Osaka Castle, Dotonbori, Amerika-mura, Shitennoji Temple, USJ.
Osaka is Japan’s second-largest city and the biggest in the Kansai region. While Tokyo was still a sleepy fishing village, Osaka was the commercial and mercantile centre of Japan. As such, it has a long and rich cultural tradition. The people are famously less reserved than their Tokyo counterparts and the cuisine is both unique and good value – unlike its
stuffy neighbor Kyoto.
Getting to Osaka
As a transport hub, Osaka is second only to Tokyo.
The Shinkansen (high-speed rail, also known as the bullet train) provides quick access from the west and the northeast to Shin-Osaka Station. Tokyo is two and a half hours away on the fastest Nozomi train, while Fukuoka is about the same distance away in the other direction.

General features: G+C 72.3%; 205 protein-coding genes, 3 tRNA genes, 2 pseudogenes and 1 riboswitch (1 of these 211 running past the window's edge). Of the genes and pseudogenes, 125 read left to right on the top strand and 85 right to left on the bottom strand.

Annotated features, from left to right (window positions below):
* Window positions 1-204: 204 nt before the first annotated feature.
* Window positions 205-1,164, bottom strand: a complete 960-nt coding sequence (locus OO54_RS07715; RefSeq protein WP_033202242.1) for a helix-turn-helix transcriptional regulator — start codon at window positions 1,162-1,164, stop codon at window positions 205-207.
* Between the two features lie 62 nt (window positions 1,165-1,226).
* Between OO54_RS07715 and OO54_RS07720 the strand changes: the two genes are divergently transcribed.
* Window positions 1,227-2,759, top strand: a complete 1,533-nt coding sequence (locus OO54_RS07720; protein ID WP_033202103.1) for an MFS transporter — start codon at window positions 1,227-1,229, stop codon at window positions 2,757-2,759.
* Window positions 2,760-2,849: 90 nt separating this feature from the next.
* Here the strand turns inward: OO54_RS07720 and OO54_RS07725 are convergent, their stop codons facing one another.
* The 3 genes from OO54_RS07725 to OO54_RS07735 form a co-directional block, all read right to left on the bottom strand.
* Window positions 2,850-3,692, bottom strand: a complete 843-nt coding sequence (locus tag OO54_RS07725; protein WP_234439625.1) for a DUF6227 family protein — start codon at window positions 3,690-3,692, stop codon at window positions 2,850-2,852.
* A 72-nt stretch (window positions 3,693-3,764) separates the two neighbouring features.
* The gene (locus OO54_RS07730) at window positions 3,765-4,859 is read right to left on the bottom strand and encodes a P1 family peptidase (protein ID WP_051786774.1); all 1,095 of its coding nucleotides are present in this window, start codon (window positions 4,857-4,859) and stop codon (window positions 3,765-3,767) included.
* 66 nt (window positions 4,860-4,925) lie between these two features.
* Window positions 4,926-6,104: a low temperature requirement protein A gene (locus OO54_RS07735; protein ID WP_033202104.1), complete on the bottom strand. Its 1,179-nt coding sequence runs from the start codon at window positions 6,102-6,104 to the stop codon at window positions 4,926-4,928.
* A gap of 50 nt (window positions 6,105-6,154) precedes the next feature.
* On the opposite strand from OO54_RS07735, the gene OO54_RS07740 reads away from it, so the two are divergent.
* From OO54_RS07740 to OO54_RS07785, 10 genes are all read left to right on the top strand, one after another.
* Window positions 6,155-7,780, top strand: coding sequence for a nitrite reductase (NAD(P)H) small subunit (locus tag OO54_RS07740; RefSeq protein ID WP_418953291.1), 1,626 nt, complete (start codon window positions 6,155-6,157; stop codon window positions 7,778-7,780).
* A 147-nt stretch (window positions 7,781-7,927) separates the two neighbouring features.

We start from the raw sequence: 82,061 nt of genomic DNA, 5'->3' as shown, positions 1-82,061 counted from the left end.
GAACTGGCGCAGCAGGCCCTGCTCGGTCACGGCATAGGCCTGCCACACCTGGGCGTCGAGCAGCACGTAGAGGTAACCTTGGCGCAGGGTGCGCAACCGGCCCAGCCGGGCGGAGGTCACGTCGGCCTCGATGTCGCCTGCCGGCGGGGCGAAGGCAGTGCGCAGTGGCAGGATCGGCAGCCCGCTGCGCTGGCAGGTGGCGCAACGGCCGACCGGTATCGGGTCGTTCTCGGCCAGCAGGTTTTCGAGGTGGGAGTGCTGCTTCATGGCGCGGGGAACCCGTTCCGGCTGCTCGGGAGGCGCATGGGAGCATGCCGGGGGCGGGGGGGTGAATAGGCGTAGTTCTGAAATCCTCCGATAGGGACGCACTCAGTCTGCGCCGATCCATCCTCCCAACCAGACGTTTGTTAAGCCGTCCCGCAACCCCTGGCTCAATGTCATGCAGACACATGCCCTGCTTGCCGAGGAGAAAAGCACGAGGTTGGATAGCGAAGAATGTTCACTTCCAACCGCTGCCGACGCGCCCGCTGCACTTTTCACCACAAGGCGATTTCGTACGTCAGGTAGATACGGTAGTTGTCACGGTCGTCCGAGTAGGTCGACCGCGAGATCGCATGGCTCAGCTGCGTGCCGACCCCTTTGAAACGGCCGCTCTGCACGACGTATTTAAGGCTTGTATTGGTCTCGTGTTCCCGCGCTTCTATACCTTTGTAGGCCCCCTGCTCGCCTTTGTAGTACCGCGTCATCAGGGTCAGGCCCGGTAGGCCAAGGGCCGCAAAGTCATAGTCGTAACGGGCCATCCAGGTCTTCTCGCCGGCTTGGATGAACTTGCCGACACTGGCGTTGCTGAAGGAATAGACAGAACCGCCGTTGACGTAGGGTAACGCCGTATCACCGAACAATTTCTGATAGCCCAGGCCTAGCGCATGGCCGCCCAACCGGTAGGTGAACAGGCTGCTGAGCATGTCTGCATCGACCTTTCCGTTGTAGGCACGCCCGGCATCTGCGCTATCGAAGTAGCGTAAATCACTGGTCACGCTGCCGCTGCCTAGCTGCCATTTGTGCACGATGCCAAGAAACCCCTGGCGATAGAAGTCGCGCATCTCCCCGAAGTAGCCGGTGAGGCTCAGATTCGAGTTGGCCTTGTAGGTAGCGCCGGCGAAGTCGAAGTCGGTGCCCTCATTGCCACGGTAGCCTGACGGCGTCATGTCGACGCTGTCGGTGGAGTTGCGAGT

You can book your Shinkansen tickets between Tokyo and Osaka (and other cities) in advance online, but before doing so, if that’s your route, we recommend taking a look at our Tokyo to Osaka transport guide to see whether a Japan Rail Pass might be the most economical option, or whether any discount deals are available for your trip.
Two airports serve Osaka—Osaka International Airport (also known as Osaka Itami Airport) within the prefecture and Kansai International Airport (KIA) on an artificial island. Despite the name, Osaka Itami deals almost entirely with domestic flights, while KIA deals mainly with international flights. The domestic low-cost carriers (LCCs) such as Peach, Jetstar Japan and Starflyer mainly use the less convenient KIA.
|Tokyo => Osaka||ANA||¥9,271 (US$87)||Details|
|Tokyo => Osaka||Japan Airlines||¥11,102 (US$104)||Details|
There are also frequent buses between Tokyo and Osaka, as well as buses from other major cities in Japan. We recommend checking Kosoku Bus for bus ticket prices and schedules.